North America
NASA

In most of the carbon-trading world, it has been getting cheaper in recent years to buy the rights to pollute the atmosphere with climate-changing carbon dioxide. That’s largely because recession-afflicted Europe is awash with too many carbon allowances for its trading scheme to have any real bite, and because demand for U.N.-issued allowances has crashed along with hopes of a meaningful international climate agreement to replace the Kyoto Protocol.

But in a bleak year for carbon markets, North America was a rising star.

Despite ongoing failure by the U.S. and Canadian governments to impose limits or taxes on greenhouse gas pollution, state and regional initiatives on the east and west coasts of North America moved forward.

California and Quebec are now the most expensive places in the world in which to pump carbon dioxide into the air.

Still, the value of global carbon markets plummeted last year, according to a new analysis published by Thomson Reuters Point Carbon“The healthy growth in the North American markets was not enough to compensate for a stagnating European market and the collapse of UN-issued credits,” it found.

For the first time since 2010, the global carbon markets receded year-on-year in terms of transacted volumes.  …

The drop in value was more significant: as European carbon prices continued to fall, and the price of international credits collapsed completely, the total value of the transactions was 38.5 billion euros [$52.3 billion], a 38 percent decrease from the 2012 value. …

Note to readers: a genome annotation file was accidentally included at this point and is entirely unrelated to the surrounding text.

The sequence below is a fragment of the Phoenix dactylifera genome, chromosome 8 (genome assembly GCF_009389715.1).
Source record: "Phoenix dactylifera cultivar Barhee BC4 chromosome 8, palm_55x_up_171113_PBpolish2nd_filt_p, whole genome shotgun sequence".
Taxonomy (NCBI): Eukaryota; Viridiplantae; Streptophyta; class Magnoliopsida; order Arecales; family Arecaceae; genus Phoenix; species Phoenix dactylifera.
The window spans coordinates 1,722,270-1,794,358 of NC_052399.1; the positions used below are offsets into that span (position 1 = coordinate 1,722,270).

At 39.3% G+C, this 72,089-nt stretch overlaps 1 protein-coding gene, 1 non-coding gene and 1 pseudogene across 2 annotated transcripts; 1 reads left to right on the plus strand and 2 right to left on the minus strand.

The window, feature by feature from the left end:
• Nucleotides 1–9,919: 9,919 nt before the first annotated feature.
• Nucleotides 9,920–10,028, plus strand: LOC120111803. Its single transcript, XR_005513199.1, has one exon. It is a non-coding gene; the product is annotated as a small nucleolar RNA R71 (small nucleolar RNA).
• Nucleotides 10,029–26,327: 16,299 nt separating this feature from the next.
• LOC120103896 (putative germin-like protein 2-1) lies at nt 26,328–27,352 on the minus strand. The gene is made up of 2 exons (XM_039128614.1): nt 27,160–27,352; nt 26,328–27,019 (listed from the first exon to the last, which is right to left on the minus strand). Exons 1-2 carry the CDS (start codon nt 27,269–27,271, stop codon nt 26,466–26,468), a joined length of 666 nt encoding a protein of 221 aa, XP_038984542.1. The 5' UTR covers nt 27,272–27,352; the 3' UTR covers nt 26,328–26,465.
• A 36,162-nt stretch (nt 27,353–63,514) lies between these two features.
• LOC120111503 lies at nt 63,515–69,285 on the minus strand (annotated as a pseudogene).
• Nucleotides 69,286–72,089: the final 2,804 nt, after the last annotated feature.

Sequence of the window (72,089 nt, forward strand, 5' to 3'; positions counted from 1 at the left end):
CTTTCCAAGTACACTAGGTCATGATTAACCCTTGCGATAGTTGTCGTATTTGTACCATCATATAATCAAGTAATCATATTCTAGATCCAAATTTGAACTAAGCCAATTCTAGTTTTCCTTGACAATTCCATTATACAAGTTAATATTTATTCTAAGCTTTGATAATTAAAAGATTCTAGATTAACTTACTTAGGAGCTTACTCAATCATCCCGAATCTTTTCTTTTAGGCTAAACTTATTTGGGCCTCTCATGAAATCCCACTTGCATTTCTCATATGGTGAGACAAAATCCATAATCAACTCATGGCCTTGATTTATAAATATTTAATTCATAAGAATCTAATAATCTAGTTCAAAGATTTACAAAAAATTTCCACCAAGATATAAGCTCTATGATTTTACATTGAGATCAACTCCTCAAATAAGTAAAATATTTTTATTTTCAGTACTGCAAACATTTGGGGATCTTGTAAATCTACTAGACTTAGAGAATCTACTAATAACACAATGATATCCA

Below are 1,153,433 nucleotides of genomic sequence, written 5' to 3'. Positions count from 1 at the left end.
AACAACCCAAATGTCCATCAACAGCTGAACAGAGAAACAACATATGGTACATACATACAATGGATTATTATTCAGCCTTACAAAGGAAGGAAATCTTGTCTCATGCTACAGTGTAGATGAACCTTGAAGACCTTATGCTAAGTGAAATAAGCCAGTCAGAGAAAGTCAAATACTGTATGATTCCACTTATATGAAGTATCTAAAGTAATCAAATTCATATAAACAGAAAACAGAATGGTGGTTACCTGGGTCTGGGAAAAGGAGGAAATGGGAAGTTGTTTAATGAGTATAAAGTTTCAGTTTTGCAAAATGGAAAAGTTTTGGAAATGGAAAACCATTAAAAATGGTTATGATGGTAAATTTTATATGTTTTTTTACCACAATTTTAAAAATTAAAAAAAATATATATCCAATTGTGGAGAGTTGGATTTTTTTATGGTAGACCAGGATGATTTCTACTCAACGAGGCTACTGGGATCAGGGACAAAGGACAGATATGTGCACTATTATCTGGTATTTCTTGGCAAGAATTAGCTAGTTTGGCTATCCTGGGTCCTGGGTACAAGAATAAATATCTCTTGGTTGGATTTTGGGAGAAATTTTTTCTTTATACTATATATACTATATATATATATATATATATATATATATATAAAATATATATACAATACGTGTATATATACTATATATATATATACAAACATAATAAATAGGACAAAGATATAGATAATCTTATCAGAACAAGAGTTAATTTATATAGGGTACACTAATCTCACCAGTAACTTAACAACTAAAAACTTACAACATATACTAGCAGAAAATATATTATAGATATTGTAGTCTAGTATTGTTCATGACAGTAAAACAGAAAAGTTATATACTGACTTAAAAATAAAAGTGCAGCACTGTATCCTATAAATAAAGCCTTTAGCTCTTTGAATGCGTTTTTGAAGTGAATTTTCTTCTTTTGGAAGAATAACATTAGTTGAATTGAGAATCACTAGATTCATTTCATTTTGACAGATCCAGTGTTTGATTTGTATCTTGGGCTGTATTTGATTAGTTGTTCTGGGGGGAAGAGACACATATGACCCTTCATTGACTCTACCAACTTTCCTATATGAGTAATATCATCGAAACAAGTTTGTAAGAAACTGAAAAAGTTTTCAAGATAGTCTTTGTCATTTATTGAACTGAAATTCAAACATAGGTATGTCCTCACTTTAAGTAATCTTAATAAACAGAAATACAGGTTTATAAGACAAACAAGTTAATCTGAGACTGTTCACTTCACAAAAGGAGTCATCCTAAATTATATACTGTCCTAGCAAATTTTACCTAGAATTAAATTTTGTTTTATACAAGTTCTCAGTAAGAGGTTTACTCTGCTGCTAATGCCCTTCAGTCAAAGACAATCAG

The year saw a bloom in the North American carbon markets, with strong growth in California and renewed activity in the north-eastern states’ Regional Greenhouse Gas Initiative (RGGI) market. We assess overall transactions to have been 390 million metric tonnes with a value of $2.8 billion (€2 billion). This equals a volume growth of 200 percent and a value growth of 262 percent.

In the Western Climate Initiative (WCI) that encompasses California and the Canadian province of Québec, carbon allowance and offset prices are the highest in the world, with the allowance price floor of $10.71/t (approximately €7.8) in 2013 and trades clearing above that.

As the following graph shows, North America still has a long way to go before it could rival the sheer size of the E.U. Emission Trading Scheme (which trades EUAs) or, to a lesser extent, the U.N.-run international market for certified emission reductions (CERs) and emission reduction units (ERUs):

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Thomson Reuters Point Carbon
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Other highlights in 2013 carbon-trading news included the launch of trading programs in China and Mexico. A lowlight was Australia’s election of a new prime minister, Tony Abbott, who pledges to dismantle his country’s trading program.